[Deathpenalty] [SPAM] death penalty news----CALIF., PENN., IND.
rhalperi at smu.edu
Tue Oct 25 13:56:20 CDT 2011
The Next Death Penalty Battleground
Georgia's decision to go forward with the execution of Troy Davis in the face
of an international outcry calling for time, clarity and justice has, once
again, galvanized anti-death penalty consciousness here at home. What passes
for fairness in parts of this country, and make no mistake, we're talking about
"parts of this country," is the issue. 16 states in the U.S. have no death
penalty, 4 of them having done away with it since 2007. Of the remaining 34,
some use it so rarely their citizens forget it's actually on the books. A quick
glance tells us the most active killing states comprise the "Old South," and a
look at the racial makeup of death row today suggests to many that it is a
relic of slavery. But a closer look tells us even more.
One of the reasons the death penalty was outlawed by the U.S. Supreme Court in
1972 was the arbitrariness of its application. 2 identical crimes committed in
the same state often resulted in different penalties: one death, the other
life. That was supposedly fixed by the Court's Gregg decision reinstating
capital punishment in 1976, which ordered "safeguards" to protect against that
flaw and others. However, a recent study by the Death Penalty Information
Center shows that 32% of the executions in the U.S. since 1976 came from
prosecutions in only 15 counties, a number amounting to less than 1% of the
total number of counties in killing states. Of those 402 executions, all but 20
(10 each in Arizona and Ohio) came from Texas, Oklahoma, Missouri and Alabama.
Clearly, one cannot rule out that racism and arbitrariness abound today.
Justice Potter Stewart's determination that death sentences are "cruel and
unusual in the same way that being struck by lightning is cruel and unusual" is
no less true today than it was when he wrote this. Beyond reasserting his
innocence and offering God's blessings on the soul of the guards poised to take
his life, Troy Davis said of the struggle to end this barbarism, "I ask my
family and friends to continue to fight this fight."
We believe this fight must be won. And as the effort goes forward in courts, on
the streets and in legislatures across the U.S., our sense is that the politics
and culture of California make it an excellent battleground for the next death
penalty fight. California has a peculiar relationship with the death penalty.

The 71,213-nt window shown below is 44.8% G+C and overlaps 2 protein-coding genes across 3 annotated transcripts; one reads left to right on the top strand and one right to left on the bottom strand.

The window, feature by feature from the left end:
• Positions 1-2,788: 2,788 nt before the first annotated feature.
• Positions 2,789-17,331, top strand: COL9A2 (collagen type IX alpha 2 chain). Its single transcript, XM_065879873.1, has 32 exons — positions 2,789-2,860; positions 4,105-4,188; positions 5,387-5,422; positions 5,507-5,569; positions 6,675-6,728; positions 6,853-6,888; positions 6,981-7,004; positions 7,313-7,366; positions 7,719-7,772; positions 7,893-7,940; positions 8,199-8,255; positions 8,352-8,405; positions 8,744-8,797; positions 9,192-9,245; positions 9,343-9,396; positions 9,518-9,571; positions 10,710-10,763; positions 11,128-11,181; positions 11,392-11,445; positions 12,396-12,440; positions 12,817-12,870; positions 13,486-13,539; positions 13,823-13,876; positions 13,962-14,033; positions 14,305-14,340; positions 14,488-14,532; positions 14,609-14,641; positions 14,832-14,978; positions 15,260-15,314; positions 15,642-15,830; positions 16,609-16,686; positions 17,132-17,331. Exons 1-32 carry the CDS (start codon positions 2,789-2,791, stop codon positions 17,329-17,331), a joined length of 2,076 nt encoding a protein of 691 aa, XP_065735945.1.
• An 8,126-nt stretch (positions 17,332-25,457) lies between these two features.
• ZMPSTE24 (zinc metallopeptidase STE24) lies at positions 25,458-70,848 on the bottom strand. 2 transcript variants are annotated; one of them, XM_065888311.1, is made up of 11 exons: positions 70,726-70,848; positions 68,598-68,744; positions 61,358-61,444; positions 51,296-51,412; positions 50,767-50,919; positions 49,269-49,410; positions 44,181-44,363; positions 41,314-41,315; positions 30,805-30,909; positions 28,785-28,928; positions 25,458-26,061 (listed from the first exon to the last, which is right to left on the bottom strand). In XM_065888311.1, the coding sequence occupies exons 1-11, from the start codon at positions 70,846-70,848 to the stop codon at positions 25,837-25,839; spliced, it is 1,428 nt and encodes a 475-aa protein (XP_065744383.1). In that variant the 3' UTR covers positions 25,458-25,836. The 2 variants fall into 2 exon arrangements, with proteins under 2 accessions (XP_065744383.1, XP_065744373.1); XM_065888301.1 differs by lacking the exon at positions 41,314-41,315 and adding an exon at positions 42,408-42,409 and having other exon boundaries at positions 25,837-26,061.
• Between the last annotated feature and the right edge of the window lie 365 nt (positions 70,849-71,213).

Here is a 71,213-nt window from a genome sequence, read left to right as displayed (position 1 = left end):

On one hand, California rarely executes people -- 13 killings in 33 years, the
last of which was in 2006. In that same period, three times as many death row
inmates have committed suicide or died of natural causes. On the other hand,
California's courts sentence people to death faster than any other state,
creating the country's largest death row by far, with 715 condemned men and
women. More than 20% of death row inmates in the U.S. live at San Quentin. Two
years ago, Los Angeles County alone sentenced more to death than the entire
state of Texas. Long seen as a "liberal" state, California's embrace of capital
punishment is odd. In part, the dichotomy reflects the state's politically
diverse population, which spans the ideological, ethnic, cultural, and economic
spectra. With vast areas of both urban and rural populations and strong,
conflicting pockets of conservative and liberal voting blocs, it is actually
more a plaid than a red or blue state.
However, this very diversity is the reason California, a bellwether, can lead
the way in ending state killing in the U.S. Unlike most states, California
cannot end its death penalty in the legislature; it must be done at the ballot
box. The voters themselves -- in all their many creeds and colors -- must make
that choice. And they are ready to do so. New polls tell us that 54% of
Californians prefer life without parole to death. That support is even higher
among California's new majority, comprised of Latino, African American and
Asian voters. Californians are becoming increasingly aware that the death
penalty costs hundreds of millions of dollars more every year than life in
prison without parole. And, in what is one of the most significant developments